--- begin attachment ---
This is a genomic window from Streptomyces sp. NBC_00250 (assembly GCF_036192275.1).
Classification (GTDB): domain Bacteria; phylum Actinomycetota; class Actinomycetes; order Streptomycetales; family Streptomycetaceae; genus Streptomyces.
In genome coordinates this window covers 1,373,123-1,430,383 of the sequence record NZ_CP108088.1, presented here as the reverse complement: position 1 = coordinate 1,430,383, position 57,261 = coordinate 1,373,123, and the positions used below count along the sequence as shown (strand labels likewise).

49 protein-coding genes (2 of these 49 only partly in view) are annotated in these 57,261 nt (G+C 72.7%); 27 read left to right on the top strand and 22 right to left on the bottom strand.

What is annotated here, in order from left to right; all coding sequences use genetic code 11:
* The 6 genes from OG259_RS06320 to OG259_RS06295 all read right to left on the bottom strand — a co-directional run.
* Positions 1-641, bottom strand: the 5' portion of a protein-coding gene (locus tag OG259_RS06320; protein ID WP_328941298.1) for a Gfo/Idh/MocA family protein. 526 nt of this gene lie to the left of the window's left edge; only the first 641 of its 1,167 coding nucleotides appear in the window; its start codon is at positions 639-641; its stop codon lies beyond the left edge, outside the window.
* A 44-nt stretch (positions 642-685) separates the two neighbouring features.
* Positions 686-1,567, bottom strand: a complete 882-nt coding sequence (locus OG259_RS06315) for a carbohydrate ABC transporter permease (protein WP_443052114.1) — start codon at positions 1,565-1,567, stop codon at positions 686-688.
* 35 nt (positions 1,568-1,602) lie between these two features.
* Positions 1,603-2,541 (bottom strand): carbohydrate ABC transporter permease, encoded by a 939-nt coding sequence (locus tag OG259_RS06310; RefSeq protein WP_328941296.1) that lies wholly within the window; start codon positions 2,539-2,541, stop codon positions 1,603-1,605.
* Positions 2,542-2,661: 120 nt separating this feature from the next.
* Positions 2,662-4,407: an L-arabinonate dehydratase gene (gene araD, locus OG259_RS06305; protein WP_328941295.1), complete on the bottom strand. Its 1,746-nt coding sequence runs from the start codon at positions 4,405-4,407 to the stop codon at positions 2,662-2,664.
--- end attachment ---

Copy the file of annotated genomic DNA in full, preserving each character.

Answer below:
This is a genomic window from Streptomyces sp. NBC_00250 (assembly GCF_036192275.1).
Classification (GTDB): domain Bacteria; phylum Actinomycetota; class Actinomycetes; order Streptomycetales; family Streptomycetaceae; genus Streptomyces.
In genome coordinates this window covers 1,373,123-1,430,383 of the sequence record NZ_CP108088.1, presented here as the reverse complement: position 1 = coordinate 1,430,383, position 57,261 = coordinate 1,373,123, and the positions used below count along the sequence as shown (strand labels likewise).

49 protein-coding genes (2 of these 49 only partly in view) are annotated in these 57,261 nt (G+C 72.7%); 27 read left to right on the top strand and 22 right to left on the bottom strand.

What is annotated here, in order from left to right; all coding sequences use genetic code 11:
* The 6 genes from OG259_RS06320 to OG259_RS06295 all read right to left on the bottom strand — a co-directional run.
* Positions 1-641, bottom strand: the 5' portion of a protein-coding gene (locus tag OG259_RS06320; protein ID WP_328941298.1) for a Gfo/Idh/MocA family protein. 526 nt of this gene lie to the left of the window's left edge; only the first 641 of its 1,167 coding nucleotides appear in the window; its start codon is at positions 639-641; its stop codon lies beyond the left edge, outside the window.
* A 44-nt stretch (positions 642-685) separates the two neighbouring features.
* Positions 686-1,567, bottom strand: a complete 882-nt coding sequence (locus OG259_RS06315) for a carbohydrate ABC transporter permease (protein WP_443052114.1) — start codon at positions 1,565-1,567, stop codon at positions 686-688.
* 35 nt (positions 1,568-1,602) lie between these two features.
* Positions 1,603-2,541 (bottom strand): carbohydrate ABC transporter permease, encoded by a 939-nt coding sequence (locus tag OG259_RS06310; RefSeq protein WP_328941296.1) that lies wholly within the window; start codon positions 2,539-2,541, stop codon positions 1,603-1,605.
* Positions 2,542-2,661: 120 nt separating this feature from the next.
* Positions 2,662-4,407: an L-arabinonate dehydratase gene (gene araD, locus OG259_RS06305; protein WP_328941295.1), complete on the bottom strand. Its 1,746-nt coding sequence runs from the start codon at positions 4,405-4,407 to the stop codon at positions 2,662-2,664.